Soil for autoflowers or for any other type of cannabis plant consists of organic material that is in a permanent state of decomposition. Teaming with beneficial microorganisms that are responsible for converting nutrients to the plant’s roots, living soil is Mother Nature’s way of allowing autoflowering plants to work in a symbiotic relationship. As the tiny microorganisms decomposing the organic matter, they make the nutrients available for the roots, which are now able to access all the available nutrients and minerals found within the soil web. Once this symbiosis occurs, then the only real requirement is for the soil to be adequately watered. This is basically the most simple form of organic growing that is perfect for those new to growing, it requires very little maintenance, and labor, as well as allowing the grower to work with a slow buffering organic process, so if you were wondering what is the best soil for growing weed, read along.
Organic Soil Additives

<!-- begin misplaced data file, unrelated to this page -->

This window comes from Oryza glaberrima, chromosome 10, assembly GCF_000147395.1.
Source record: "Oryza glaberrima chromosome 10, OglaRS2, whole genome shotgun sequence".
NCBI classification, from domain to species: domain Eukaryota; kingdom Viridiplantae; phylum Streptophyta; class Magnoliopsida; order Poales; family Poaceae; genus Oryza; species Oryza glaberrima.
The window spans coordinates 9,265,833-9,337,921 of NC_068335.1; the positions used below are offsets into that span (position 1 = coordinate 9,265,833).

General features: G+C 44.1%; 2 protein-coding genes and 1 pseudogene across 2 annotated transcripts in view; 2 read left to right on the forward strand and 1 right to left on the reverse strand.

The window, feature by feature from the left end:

Using organic soil additives or amendments will help increase the number of beneficial microorganisms, improve moisture retention, and help you control the health of your soil. In general, you should be looking at adding these amendments before planting. They will help you create the best organic environment for the root system to thrive, which will result in amazing growth and the full terpene profile maturing.
Bat guano is one of the most widely used additives in cannabis cultivation. It is a fast-acting, highly bio-available organic fertilizer with high rates of nitrogen and phosphorus making it perfect for the vegetative growth stage. It also helps improve the drainage and oxygenation of the soil mix, helps boost the natural immunity against pests, fungal infestations, and disease, and can ensure the best possible terpene production (although there is little scientific evidence to back up this claim).
Be careful with the amount you introduce to the substrate, as bat guano is pretty strong stuff. A little goes a very long way.